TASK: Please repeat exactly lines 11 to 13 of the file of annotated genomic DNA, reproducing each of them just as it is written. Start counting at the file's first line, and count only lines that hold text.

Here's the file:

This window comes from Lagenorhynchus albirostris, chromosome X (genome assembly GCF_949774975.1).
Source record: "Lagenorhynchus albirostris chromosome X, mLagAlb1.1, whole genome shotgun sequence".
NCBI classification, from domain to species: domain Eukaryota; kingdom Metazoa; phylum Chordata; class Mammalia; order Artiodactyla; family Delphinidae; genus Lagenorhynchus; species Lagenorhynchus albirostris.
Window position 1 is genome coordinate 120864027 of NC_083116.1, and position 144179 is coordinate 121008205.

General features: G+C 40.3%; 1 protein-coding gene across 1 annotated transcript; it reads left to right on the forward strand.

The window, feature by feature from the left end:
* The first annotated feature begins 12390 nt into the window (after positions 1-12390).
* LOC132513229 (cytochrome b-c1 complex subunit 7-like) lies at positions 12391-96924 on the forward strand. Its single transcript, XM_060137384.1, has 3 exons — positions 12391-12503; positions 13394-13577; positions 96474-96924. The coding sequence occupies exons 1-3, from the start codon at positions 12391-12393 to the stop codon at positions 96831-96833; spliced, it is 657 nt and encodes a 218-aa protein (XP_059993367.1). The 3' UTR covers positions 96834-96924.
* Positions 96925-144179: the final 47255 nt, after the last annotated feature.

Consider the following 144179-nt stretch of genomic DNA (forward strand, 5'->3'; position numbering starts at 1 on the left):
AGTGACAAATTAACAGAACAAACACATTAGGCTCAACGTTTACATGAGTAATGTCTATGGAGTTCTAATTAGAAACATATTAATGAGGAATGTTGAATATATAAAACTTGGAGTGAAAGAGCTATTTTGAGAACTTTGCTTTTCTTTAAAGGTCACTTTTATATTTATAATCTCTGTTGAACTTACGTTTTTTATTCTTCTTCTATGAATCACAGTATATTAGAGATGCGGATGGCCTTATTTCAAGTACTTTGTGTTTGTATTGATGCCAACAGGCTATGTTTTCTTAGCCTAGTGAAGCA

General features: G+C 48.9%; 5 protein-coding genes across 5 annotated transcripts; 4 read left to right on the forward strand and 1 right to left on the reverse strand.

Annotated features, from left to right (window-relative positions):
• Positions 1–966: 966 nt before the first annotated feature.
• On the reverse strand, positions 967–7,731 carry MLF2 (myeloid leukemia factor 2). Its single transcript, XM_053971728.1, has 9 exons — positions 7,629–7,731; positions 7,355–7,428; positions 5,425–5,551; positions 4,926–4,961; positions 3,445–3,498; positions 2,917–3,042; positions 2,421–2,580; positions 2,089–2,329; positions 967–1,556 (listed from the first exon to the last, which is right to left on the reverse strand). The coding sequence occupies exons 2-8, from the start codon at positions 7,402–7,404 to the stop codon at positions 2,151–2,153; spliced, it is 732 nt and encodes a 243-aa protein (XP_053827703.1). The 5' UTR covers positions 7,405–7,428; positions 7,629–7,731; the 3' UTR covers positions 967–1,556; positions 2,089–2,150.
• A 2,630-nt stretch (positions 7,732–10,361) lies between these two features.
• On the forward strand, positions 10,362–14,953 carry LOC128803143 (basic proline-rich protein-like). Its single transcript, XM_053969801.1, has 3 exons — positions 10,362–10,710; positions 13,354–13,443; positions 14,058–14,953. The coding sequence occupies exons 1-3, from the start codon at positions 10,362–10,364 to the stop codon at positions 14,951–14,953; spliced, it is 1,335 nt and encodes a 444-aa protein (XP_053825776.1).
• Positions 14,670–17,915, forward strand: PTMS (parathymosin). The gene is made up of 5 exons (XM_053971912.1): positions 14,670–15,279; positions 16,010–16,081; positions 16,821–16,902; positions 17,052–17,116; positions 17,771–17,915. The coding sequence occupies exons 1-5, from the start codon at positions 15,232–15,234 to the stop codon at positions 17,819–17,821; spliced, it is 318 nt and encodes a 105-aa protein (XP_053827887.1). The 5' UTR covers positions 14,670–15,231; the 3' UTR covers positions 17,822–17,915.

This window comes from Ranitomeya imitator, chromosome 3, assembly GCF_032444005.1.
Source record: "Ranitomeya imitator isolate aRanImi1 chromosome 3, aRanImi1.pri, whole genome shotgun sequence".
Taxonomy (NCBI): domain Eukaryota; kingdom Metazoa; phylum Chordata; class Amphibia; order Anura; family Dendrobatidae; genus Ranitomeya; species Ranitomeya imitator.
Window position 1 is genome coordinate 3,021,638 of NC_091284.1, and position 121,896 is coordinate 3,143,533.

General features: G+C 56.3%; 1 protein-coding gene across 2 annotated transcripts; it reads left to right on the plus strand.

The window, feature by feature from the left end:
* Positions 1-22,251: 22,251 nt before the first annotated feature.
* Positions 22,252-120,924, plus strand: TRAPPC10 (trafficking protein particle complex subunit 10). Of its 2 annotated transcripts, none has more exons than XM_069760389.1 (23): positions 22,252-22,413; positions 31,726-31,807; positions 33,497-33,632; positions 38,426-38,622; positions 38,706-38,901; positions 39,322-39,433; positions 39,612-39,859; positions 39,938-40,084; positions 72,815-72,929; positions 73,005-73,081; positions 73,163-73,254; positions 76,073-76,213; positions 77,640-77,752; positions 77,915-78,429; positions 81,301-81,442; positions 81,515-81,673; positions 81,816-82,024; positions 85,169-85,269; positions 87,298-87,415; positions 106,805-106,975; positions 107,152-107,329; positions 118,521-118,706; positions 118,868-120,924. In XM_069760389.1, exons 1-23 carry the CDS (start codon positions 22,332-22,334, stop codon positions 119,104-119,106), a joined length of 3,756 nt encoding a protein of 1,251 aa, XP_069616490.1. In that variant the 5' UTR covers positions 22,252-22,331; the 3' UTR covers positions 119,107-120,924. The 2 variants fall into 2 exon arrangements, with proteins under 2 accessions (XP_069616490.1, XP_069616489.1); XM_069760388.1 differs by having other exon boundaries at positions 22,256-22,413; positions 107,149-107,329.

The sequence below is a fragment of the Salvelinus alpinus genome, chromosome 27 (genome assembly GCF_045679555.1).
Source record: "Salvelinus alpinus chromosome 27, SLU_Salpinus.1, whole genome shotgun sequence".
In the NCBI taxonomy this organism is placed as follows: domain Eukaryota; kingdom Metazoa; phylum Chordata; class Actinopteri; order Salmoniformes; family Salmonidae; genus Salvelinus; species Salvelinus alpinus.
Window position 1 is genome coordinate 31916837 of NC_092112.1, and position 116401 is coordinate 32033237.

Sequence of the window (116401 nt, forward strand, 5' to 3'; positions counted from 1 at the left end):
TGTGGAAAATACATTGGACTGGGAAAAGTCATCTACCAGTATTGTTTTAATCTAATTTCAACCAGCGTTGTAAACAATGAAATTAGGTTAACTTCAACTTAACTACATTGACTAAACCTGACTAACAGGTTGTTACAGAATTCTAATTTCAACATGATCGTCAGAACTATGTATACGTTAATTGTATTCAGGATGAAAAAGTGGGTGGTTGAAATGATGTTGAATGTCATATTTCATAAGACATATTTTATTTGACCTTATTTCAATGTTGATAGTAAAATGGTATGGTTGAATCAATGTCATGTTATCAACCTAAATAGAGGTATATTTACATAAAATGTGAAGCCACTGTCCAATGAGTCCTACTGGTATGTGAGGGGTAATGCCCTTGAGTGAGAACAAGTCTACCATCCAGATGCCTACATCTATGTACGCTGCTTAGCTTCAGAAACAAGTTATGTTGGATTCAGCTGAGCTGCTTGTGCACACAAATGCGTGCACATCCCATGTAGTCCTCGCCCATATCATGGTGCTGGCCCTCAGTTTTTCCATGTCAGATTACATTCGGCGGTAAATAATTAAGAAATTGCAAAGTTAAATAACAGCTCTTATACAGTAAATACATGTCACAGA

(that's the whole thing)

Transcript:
AGTGACAAATTAACAGAACAAACACATTAGGCTCAACGTTTACATGAGTAATGTCTATGGAGTTCTAATTAGAAACATATTAATGAGGAATGTTGAATATATAAAACTTGGAGTGAAAGAGCTATTTTGAGAACTTTGCTTTTCTTTAAAGGTCACTTTTATATTTATAATCTCTGTTGAACTTACGTTTTTTATTCTTCTTCTATGAATCACAGTATATTAGAGATGCGGATGGCCTTATTTCAAGTACTTTGTGTTTGTATTGATGCCAACAGGCTATGTTTTCTTAGCCTAGTGAAGCA

General features: G+C 48.9%; 5 protein-coding genes across 5 annotated transcripts; 4 read left to right on the forward strand and 1 right to left on the reverse strand.

Annotated features, from left to right (window-relative positions):